Susan Morrison: The strange history of the '˜city break'
Yorkie and the Scot are on tour. Oh yes, me and him are on what we used to call back in the 80s '˜A City Break' and, being of a typically expansive nature, we made it two cities to break.
It may have been British Rail who came up with the concept of packing some clean pants and a toothbrush to go and visit another city. It was pretty revolutionary.
Holiday travel at that time was entirely based around two weeks beside a beach, be it North Berwick, Girvan or anywhere Spanish. The idea of going to another urban sprawl for a visit was unheard of.
Holiday programmes from the 80s were fronted by weirdly tanned presenters extolling the joys of little Greek islands, the best deals for Torremolinos or narrowboating on the Norfolk Broads.
A stately woman by the name of Judith Chalmers was considered the action gal of the team. She was forever leaning over the gunwales of a converted Second World War minesweeper as it cruised about the Broads or rambling like an Amazon along the Yorkshire Dales.
She radiated the sort of jolly enthusiasm those English public schoolgirls generate on hockey fields in the winter, when the only thing between them and death by exposure is the ruddy glow of a clean-living House Captain exhorting the Upper Sixth to greater achievements. Looking at you, Theresa May.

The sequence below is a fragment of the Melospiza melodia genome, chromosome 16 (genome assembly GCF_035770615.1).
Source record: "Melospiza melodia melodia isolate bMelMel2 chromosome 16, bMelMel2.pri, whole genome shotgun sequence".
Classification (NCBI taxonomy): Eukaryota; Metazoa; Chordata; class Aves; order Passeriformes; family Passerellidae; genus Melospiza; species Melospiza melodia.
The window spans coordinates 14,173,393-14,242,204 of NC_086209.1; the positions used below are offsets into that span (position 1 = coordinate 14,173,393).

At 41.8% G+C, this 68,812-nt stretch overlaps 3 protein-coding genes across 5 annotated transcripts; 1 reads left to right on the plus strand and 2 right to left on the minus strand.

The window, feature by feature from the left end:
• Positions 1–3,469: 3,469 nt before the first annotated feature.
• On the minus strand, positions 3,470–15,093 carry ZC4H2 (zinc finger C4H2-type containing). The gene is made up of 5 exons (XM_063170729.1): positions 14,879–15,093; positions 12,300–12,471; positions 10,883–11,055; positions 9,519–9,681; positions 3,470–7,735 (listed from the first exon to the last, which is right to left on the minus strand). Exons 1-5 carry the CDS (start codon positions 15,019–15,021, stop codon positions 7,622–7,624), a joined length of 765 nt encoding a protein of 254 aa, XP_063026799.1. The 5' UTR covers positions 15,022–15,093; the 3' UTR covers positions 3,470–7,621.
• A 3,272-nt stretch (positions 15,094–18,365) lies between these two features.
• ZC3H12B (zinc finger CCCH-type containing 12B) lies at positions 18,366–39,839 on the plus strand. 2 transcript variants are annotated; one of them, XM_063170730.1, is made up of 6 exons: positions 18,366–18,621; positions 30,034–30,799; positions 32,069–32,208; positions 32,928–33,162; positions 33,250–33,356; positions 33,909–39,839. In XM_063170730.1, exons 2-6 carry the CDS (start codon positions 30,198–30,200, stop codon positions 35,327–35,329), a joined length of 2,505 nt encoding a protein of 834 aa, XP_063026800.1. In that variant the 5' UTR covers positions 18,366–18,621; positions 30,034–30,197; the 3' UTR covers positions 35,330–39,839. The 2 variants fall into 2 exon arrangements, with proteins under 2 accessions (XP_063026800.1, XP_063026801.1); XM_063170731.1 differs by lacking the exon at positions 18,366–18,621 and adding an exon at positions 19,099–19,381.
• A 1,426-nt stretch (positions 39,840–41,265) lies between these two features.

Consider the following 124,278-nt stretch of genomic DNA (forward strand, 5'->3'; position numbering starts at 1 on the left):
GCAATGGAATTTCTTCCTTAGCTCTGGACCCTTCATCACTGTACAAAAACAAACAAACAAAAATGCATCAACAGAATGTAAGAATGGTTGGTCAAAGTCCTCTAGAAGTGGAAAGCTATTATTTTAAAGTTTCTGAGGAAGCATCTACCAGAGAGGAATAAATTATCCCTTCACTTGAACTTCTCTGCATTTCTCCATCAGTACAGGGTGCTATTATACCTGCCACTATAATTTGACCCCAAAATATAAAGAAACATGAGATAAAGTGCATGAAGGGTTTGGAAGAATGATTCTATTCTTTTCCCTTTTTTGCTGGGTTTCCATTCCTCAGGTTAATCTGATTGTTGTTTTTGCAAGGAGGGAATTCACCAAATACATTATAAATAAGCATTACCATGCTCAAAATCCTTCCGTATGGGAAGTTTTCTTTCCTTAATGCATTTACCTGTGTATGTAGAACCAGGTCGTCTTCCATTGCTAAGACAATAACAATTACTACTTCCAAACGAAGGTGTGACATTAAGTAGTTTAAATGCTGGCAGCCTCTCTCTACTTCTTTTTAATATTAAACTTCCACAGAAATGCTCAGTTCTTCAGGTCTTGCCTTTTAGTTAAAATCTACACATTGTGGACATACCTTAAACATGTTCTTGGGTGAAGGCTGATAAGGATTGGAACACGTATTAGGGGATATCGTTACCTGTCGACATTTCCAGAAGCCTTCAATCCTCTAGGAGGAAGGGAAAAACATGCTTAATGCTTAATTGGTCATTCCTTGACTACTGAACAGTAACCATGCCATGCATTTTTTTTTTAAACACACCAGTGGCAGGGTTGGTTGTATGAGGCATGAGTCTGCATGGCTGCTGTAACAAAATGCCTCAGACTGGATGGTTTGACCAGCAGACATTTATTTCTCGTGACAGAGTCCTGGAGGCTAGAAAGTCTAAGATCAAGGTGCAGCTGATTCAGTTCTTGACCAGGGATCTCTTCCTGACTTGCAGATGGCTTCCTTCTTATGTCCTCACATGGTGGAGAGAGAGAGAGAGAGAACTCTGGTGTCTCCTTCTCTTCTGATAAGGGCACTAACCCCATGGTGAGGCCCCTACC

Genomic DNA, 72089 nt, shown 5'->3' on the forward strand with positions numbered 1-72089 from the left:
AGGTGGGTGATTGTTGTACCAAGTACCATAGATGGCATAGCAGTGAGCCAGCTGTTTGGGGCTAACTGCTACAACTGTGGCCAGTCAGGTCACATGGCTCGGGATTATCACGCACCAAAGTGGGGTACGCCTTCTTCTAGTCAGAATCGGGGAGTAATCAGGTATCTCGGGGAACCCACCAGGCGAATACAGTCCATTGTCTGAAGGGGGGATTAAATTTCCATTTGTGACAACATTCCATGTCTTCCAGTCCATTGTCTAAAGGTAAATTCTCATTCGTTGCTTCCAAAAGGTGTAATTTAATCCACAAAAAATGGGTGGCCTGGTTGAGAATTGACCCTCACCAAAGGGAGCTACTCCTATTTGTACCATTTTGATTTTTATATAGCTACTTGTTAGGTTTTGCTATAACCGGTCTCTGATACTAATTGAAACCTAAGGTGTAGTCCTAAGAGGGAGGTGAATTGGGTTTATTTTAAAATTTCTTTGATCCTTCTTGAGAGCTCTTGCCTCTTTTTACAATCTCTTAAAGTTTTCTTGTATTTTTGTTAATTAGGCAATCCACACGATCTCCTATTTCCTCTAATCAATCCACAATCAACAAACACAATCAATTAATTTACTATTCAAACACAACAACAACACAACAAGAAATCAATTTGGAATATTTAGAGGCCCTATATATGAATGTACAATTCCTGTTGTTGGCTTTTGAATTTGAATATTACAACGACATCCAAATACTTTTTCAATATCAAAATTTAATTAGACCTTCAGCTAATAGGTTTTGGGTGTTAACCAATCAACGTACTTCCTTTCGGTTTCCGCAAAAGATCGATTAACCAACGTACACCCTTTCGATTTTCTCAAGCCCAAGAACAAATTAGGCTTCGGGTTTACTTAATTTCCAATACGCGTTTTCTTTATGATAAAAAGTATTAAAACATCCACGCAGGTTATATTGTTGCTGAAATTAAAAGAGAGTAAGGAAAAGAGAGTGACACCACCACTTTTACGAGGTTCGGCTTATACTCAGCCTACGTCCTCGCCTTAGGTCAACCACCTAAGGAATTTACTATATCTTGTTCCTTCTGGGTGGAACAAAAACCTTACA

I have often wondered if Judith ever threw a hissy fit at some point and demanded just one cruise to the sun and “shove yer North Yorkshire Moors, laddie”.
Then along came the 80s and folk started to ‘Go Away For The Weekend’. It became A Thing. In the era of dayglo neon and legwarmers, I suspect we wanted to see our cities before the Tories closed them. Liverpool, Birmingham, even Glasgow, all seemed to be heading for the breakers yard.
Fast forward to 2018, and the old fogeys have hit the highway. Liverpool first, to the Maritime Museum. They have a shipbuilders’ model of the RMS Titanic. I want to hug it. Those who know me and know my long, somewhat bizarre relationship with the world’s most famous ship, will not be surprised.
And then to Bristol, so I can go and strut about the SS Great Britain telling all within earshot that Leith beat Brunel to steam across the Atlantic. The Sirius got there first.
Yes, you’re right, there is a ship theme to this road trip, but I don’t think the Yorkie’s noticed.
We’re off for a weekend in Alcatraz
At the birth of the City Break it was considered quite racy. It was the sort of thing the twosome of an office romance would sneak off to do, even if they were married to other people.
And once you had reached the city of your dreams, where would you stay and what would you do? Hotels were not for the likes of thee and me back then, and anyway, good luck finding one. No Premier Inns, Holiday Expresses or even Travelodge.
The best you could hope for was a Bed and Breakfast that hadn’t modelled its customer care plans on Alcatraz.